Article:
determine the legislative intent. Columbia
Riverkeeper, 188 Wn.2d at 91.
threshold issue, the City argues that the superior court
erred by considering Settle's declaration because it is a
legal opinion. The City asks that we disregard the entire
declaration on review. Respondents argue that Settle's
declaration is not a legal conclusion but that it instead
provides the court with the historical implementation of the
SEPA rules. Respondents also argue that the superior
court's consideration of the declaration is not grounds
for reversal because the superior court never reached the
issue of whether an MDNS is the same as a DNS under WAC
197-11-948. To the extent that the Settle declaration
contains legal opinion, we do not consider it.
Principles of Law
ruling on a summary judgment motion, a superior court may not
consider inadmissible evidence. Ebel v. Fairwood Park II
Homeowners' Ass'n, 136 Wn.App. 787, 790, 150
P.3d 1163 (2007). Declarations "shall be made on
personal knowledge" and "shall set forth such facts
as would be admissible in evidence." CR 56(e).
"Experts may not offer opinions of law in the guise of
expert testimony." Stenger v. State, 104
Wn.App. 393, 407, 16 P.3d 655 (2001). "Courts will not
consider legal conclusions in a motion for summary
judgment." Ebel, 136 Wn.App. at 791.
Settle's Legal Opinion
is a practicing attorney and professor who has dedicated much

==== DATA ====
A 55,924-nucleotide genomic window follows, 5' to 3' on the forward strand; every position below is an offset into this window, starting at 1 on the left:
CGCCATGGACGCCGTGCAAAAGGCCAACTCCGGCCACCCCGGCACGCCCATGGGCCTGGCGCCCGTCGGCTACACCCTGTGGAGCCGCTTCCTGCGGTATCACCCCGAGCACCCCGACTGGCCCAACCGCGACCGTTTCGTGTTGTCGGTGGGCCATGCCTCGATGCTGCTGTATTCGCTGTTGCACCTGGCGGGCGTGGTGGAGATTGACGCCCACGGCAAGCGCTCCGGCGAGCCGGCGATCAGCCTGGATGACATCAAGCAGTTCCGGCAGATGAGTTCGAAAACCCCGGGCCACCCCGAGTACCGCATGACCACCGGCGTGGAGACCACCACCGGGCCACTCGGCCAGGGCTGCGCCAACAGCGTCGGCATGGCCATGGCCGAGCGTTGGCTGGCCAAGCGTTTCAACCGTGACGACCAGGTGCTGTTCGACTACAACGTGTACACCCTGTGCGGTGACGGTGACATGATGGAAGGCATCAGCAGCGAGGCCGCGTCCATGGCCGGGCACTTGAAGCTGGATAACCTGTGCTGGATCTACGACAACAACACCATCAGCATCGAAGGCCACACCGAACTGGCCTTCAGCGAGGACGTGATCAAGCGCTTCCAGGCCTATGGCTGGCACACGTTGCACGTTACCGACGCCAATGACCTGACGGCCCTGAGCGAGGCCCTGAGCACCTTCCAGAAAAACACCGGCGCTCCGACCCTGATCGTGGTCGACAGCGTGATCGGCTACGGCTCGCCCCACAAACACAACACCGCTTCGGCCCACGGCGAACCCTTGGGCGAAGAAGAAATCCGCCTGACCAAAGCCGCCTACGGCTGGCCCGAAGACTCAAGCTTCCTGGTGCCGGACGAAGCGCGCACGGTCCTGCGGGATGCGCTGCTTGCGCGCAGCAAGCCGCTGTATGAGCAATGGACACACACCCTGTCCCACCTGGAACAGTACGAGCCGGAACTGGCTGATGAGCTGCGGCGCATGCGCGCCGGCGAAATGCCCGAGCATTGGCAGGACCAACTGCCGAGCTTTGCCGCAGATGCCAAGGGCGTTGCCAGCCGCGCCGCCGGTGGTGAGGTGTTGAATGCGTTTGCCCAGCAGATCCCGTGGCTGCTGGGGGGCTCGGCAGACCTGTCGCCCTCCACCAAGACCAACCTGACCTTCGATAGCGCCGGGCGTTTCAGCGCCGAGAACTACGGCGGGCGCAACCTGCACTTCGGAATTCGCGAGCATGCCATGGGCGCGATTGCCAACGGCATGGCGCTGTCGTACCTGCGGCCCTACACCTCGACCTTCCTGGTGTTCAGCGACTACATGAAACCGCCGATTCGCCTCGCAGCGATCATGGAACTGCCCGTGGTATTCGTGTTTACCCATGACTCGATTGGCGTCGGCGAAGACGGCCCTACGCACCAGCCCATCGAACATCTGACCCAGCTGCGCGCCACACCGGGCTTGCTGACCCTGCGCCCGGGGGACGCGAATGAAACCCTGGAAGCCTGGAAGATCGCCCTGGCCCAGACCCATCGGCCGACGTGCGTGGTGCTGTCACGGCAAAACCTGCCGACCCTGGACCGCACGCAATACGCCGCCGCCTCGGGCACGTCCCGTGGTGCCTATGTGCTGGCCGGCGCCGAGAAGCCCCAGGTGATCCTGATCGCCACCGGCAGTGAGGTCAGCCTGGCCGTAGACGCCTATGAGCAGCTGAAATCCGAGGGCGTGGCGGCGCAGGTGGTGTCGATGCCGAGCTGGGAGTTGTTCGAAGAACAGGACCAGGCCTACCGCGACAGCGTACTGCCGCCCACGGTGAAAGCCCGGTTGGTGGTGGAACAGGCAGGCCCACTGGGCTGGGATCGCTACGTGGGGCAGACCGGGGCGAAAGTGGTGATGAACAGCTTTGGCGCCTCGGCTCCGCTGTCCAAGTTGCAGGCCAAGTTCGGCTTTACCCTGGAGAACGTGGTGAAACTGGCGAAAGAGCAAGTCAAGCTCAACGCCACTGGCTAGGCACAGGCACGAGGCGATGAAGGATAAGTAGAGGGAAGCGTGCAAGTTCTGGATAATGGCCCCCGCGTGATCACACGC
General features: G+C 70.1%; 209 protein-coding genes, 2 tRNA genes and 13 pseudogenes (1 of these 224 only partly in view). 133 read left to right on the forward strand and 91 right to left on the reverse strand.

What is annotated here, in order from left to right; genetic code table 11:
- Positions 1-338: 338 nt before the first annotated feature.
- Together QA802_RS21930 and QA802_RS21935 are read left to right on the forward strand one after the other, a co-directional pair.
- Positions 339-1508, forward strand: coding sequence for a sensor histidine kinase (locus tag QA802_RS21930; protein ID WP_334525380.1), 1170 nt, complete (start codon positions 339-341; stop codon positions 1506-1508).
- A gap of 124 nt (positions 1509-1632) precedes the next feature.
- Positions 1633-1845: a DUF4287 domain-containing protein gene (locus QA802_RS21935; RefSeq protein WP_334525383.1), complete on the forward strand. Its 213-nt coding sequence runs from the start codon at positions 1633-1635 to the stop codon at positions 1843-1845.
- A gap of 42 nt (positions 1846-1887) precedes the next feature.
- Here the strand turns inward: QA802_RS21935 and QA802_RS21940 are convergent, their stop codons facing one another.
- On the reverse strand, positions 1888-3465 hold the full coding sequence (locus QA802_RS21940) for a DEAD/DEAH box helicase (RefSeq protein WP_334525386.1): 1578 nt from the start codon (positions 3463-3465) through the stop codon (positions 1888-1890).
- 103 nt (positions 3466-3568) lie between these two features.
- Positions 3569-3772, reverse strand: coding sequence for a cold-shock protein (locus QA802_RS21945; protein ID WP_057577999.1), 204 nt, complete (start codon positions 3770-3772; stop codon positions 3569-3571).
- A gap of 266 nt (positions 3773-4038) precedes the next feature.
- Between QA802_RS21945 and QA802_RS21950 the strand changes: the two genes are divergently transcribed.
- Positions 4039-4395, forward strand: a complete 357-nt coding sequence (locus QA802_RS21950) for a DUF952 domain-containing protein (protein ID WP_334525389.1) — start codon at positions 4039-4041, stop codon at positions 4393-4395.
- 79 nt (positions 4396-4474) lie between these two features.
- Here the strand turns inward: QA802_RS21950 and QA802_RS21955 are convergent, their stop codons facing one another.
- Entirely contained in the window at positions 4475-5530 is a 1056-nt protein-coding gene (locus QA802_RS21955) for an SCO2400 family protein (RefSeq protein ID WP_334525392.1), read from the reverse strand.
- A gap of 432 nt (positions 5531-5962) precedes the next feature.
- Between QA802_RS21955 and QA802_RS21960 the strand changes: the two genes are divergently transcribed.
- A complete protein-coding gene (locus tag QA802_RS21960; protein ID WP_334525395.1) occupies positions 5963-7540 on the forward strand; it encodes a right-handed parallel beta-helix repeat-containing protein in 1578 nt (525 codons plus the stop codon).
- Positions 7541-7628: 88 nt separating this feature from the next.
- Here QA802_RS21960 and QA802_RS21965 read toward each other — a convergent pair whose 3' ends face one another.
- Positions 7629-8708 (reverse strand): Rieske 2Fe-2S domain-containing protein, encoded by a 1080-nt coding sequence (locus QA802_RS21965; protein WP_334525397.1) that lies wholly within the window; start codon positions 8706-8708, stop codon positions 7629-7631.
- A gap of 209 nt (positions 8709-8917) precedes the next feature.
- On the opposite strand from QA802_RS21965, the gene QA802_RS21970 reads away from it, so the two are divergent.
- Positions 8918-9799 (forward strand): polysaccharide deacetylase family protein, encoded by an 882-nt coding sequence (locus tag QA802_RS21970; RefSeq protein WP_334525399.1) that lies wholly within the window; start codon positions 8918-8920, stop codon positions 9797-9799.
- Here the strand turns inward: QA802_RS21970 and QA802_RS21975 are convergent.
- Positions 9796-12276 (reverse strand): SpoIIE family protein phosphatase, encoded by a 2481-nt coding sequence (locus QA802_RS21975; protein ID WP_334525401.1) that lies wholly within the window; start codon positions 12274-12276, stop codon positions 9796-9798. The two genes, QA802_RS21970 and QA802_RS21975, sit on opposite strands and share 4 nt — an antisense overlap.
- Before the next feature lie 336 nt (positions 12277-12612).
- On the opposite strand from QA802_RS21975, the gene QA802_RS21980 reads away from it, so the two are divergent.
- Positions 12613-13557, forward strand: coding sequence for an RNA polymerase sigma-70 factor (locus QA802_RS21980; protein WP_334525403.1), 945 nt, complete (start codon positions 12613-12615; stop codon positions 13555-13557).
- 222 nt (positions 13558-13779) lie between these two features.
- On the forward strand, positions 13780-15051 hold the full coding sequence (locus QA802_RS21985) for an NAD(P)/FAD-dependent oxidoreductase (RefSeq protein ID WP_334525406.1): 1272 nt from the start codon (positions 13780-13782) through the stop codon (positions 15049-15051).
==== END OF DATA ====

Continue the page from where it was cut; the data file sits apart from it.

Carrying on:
of his career working with SEPA, and he has authored two
treatises on the subject. In paragraphs 22 to 25 of his
declaration, Settle gives a legal opinion on one of the
ultimate legal issues-whether the assumption of lead agency
status can occur after the issuance of an MDNS. To the extent
Settle's declaration contains legal opinions, we
Agency with Jurisdiction
City argues that it is an "agency with
jurisdiction" over the Knutson proposal under WAC
197-11-948 based on the plain meaning of the regulations
because "it has authority to approve, veto, or finance
parts of the proposal." Br. of Appellant at 17.
Specifically, the City argues that (1) it has approval
authority over the proposal's roadwork and (2) it has
approval authority over the proposal's water and sewer
Respondents argue that the City is not an "agency with
jurisdiction" over the Knutson proposal under WAC
197-11-948. They contend that the roadwork is not part of the
proposal and that permitting authority from imposed
environmental mitigation does not make the City an
"agency with jurisdiction." They also argue that
"[t]he status of 'agency with jurisdiction' is
not conferred upon services providers" providing water
and sewer and that these ...